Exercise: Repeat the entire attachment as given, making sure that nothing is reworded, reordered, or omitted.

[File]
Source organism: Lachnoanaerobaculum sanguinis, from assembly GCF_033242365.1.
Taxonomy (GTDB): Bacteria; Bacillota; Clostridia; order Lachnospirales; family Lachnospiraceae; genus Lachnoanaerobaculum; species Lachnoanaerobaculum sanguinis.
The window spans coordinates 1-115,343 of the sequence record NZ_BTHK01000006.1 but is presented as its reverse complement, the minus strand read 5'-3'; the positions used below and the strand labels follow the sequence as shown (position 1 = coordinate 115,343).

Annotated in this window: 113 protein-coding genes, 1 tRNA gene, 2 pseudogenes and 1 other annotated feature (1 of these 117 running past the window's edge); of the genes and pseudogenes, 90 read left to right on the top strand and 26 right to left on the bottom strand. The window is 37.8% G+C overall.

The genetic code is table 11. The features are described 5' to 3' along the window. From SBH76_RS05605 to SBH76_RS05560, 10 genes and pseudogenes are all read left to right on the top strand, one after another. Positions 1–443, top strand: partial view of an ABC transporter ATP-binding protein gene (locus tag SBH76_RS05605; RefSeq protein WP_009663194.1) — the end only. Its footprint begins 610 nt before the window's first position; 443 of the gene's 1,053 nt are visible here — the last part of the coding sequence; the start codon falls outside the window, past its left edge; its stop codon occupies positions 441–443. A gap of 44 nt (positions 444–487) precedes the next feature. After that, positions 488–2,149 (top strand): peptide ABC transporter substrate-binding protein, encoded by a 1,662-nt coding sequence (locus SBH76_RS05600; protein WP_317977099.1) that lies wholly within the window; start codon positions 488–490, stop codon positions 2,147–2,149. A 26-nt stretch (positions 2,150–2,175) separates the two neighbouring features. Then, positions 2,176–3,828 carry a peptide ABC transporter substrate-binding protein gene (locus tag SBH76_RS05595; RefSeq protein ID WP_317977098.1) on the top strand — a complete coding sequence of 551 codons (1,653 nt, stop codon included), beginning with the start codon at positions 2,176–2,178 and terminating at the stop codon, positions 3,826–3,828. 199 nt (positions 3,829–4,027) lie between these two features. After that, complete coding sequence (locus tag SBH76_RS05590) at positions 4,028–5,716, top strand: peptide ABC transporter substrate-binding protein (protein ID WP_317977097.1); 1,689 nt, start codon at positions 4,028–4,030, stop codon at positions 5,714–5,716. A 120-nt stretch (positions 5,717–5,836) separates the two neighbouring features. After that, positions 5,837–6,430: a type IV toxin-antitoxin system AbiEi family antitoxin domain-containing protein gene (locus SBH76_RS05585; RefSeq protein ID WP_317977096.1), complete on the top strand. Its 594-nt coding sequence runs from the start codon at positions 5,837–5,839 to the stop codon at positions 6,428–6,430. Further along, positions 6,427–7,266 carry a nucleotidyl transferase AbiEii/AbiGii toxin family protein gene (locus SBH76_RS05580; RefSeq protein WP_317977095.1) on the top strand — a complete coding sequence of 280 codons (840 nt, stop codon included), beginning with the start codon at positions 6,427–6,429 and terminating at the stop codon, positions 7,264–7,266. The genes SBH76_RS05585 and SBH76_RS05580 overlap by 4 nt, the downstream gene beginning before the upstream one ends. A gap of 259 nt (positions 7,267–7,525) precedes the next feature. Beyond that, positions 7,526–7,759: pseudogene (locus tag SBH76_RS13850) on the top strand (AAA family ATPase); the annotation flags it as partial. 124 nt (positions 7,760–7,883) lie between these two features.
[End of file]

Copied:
Source organism: Lachnoanaerobaculum sanguinis, from assembly GCF_033242365.1.
Taxonomy (GTDB): Bacteria; Bacillota; Clostridia; order Lachnospirales; family Lachnospiraceae; genus Lachnoanaerobaculum; species Lachnoanaerobaculum sanguinis.
The window spans coordinates 1-115,343 of the sequence record NZ_BTHK01000006.1 but is presented as its reverse complement, the minus strand read 5'-3'; the positions used below and the strand labels follow the sequence as shown (position 1 = coordinate 115,343).

Annotated in this window: 113 protein-coding genes, 1 tRNA gene, 2 pseudogenes and 1 other annotated feature (1 of these 117 running past the window's edge); of the genes and pseudogenes, 90 read left to right on the top strand and 26 right to left on the bottom strand. The window is 37.8% G+C overall.

The genetic code is table 11. The features are described 5' to 3' along the window. From SBH76_RS05605 to SBH76_RS05560, 10 genes and pseudogenes are all read left to right on the top strand, one after another. Positions 1–443, top strand: partial view of an ABC transporter ATP-binding protein gene (locus tag SBH76_RS05605; RefSeq protein WP_009663194.1) — the end only. Its footprint begins 610 nt before the window's first position; 443 of the gene's 1,053 nt are visible here — the last part of the coding sequence; the start codon falls outside the window, past its left edge; its stop codon occupies positions 441–443. A gap of 44 nt (positions 444–487) precedes the next feature. After that, positions 488–2,149 (top strand): peptide ABC transporter substrate-binding protein, encoded by a 1,662-nt coding sequence (locus SBH76_RS05600; protein WP_317977099.1) that lies wholly within the window; start codon positions 488–490, stop codon positions 2,147–2,149. A 26-nt stretch (positions 2,150–2,175) separates the two neighbouring features. Then, positions 2,176–3,828 carry a peptide ABC transporter substrate-binding protein gene (locus tag SBH76_RS05595; RefSeq protein ID WP_317977098.1) on the top strand — a complete coding sequence of 551 codons (1,653 nt, stop codon included), beginning with the start codon at positions 2,176–2,178 and terminating at the stop codon, positions 3,826–3,828. 199 nt (positions 3,829–4,027) lie between these two features. After that, complete coding sequence (locus tag SBH76_RS05590) at positions 4,028–5,716, top strand: peptide ABC transporter substrate-binding protein (protein ID WP_317977097.1); 1,689 nt, start codon at positions 4,028–4,030, stop codon at positions 5,714–5,716. A 120-nt stretch (positions 5,717–5,836) separates the two neighbouring features. After that, positions 5,837–6,430: a type IV toxin-antitoxin system AbiEi family antitoxin domain-containing protein gene (locus SBH76_RS05585; RefSeq protein ID WP_317977096.1), complete on the top strand. Its 594-nt coding sequence runs from the start codon at positions 5,837–5,839 to the stop codon at positions 6,428–6,430. Further along, positions 6,427–7,266 carry a nucleotidyl transferase AbiEii/AbiGii toxin family protein gene (locus SBH76_RS05580; RefSeq protein WP_317977095.1) on the top strand — a complete coding sequence of 280 codons (840 nt, stop codon included), beginning with the start codon at positions 6,427–6,429 and terminating at the stop codon, positions 7,264–7,266. The genes SBH76_RS05585 and SBH76_RS05580 overlap by 4 nt, the downstream gene beginning before the upstream one ends. A gap of 259 nt (positions 7,267–7,525) precedes the next feature. Beyond that, positions 7,526–7,759: pseudogene (locus tag SBH76_RS13850) on the top strand (AAA family ATPase); the annotation flags it as partial. 124 nt (positions 7,760–7,883) lie between these two features.